A positive command is not a suggestion. It is a requirement. Because these commands are so complete and all-encompassing, it is easy for the Christian to think of them as “ideals” and not realistic requirements. Before we can consider how to obey, we have to know and accept the commands as they are. The Scriptures do not qualify these commands, and we do not have the freedom to qualify them, either.
There are several wonderful means of obeying these commands. All of them are effortless on our part. The first is the death of Christ. We all know that Jesus died so that we could be forgiven. Few of us realize that He died so we could be obedient. Romans 6 teaches the efficacy of the Cross to accomplish obedience. It does not discuss forgiveness at all.
The second means of obeying is the fruit of the Spirit. The qualities necessary for our obedience are given freely to us when we receive Christ. The fruit of the Spirit is given to us (Gal. 5:22-23). Each of the fruits is also commanded in the following passages:
Love: Matthew 5:44The third means of obedience is the prayers of others for us. Colossians 1:9, Philippians 1:9 and Ephesians 3:14 are all examples of praying in the will of God for believers so that they will be completely and positively obedient. Wouldn’t you like to wake up in the morning “filled with the knowledge of God’s will through all spiritual wisdom and understanding, pleasing God in every way and bearing fruit in every good work,” all because someone prayed this for you?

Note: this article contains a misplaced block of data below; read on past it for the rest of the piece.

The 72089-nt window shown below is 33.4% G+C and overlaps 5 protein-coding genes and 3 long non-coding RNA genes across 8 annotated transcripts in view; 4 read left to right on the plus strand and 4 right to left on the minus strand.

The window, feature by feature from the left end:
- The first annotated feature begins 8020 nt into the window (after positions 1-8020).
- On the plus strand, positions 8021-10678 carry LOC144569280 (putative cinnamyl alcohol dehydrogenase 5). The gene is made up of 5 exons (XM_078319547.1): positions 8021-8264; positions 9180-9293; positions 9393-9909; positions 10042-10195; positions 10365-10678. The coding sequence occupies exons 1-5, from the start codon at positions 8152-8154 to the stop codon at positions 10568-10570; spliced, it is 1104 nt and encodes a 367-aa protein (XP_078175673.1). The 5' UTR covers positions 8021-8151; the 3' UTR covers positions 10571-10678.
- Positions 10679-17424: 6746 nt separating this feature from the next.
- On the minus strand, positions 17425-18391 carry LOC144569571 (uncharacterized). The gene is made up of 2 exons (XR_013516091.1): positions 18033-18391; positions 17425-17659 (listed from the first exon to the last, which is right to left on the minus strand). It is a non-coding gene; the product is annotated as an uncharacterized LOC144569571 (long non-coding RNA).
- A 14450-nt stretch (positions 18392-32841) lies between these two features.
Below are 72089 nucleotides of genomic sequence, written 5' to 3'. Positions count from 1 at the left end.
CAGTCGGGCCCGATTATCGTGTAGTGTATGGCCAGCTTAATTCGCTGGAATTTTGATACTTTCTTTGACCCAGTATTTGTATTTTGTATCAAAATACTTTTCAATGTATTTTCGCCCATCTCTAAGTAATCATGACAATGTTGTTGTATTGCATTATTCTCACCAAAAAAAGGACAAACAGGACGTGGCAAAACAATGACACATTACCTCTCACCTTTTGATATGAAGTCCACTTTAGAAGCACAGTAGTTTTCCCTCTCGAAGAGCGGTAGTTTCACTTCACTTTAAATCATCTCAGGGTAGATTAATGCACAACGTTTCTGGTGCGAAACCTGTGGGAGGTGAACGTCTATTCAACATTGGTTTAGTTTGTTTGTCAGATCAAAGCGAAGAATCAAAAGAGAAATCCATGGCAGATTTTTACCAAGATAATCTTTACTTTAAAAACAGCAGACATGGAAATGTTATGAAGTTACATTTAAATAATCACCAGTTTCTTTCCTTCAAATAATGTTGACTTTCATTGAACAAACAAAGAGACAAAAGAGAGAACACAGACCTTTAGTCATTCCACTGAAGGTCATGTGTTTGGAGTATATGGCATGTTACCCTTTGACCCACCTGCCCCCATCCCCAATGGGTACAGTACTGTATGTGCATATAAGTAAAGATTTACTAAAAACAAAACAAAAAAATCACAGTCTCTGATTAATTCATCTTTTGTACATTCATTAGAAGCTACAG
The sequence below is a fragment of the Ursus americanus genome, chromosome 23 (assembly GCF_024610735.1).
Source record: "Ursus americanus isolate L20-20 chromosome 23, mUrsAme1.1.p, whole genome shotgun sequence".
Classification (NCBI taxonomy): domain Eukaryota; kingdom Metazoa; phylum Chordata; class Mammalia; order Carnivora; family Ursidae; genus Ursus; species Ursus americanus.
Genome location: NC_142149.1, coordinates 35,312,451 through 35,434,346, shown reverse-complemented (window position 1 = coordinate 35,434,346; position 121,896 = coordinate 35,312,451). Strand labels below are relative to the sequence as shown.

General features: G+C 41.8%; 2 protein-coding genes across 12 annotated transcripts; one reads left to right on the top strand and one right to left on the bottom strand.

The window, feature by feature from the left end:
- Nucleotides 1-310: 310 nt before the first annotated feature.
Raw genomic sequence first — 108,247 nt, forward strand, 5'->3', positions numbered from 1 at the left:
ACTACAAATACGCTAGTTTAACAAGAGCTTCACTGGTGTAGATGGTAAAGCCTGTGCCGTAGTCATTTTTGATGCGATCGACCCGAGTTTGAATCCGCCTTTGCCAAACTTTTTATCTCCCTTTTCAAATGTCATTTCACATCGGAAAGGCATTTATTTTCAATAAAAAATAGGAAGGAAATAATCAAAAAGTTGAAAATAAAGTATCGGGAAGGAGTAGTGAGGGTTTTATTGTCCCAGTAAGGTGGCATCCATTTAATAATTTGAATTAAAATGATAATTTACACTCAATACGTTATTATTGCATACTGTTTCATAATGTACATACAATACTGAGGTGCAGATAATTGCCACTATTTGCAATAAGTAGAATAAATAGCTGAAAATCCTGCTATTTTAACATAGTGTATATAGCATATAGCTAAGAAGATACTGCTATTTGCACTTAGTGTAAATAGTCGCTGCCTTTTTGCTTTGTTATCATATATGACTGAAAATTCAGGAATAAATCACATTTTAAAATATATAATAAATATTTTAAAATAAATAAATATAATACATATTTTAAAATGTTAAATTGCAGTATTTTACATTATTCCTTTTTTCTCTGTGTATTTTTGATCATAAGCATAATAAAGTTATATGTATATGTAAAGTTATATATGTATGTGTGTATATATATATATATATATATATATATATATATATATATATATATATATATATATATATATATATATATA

Joy: Philippians 4:4
Peace: Colossians 3:15
Patience: 1 Timothy 6:11
Kindness: Ephesians 4:32
Goodness: Psalm 34:14
Faithfulness: 1 Corinthians 4:2
Gentleness: 2 Timothy 2:25
Self-Control: 1 Corinthians 9:24-25
The fourth means of obedience is by an act of our will, but not by an act of willpower. This is as effortless as the first three. It is clearly taught in Colossians 1:29: “To this end I labor, struggling with all his energy, which so powerfully works in me.” Although Paul says that he labors and struggles, he does it with all God’s energy, which powerfully works in him. This labor does not use any of Paul’s energy.
Paul also says in Colossians 2:6-7: “So then, just as you received Christ Jesus as Lord, continue to live in him, rooted and built up in him, strengthened in the faith as you were taught, and overflowing with thankfulness.” The three important words in this passage are as, received, and continue: as you received Christ Jesus as Lord. How did we receive Christ Jesus as Lord? Was it by our effort, our goodness or merit, or was it by grace through faith with no effort on our part? If it was by grace through faith and not by trying, then we are to continue to live just like we started. In other words, the obedient life is like being born again continually. Grace and faith with “no trying” got us into the kingdom, and kingdom living is by grace and faith with no trying.
We cannot trust and try at the same time; they are opposites. The book of Galatians was written to people who wanted to try after they had trusted Christ for salvation. Paul calls them foolish. One of the common expressions I hear from Christians after they have fallen is, “But I tried.” That is the reason they fell. They tried.
The positive, obedient Christian life is based on 1) the death of Christ, 2) the fruit of the Spirit, 3) the prayers of others, and 4) our choosing to obey by trusting, not by trying. God’s standards are high, but His provisions to meet those standards are consistent with His standards. His work on the Cross, His fruit of the Spirit, and His answers to prayer take the effort out of obedience.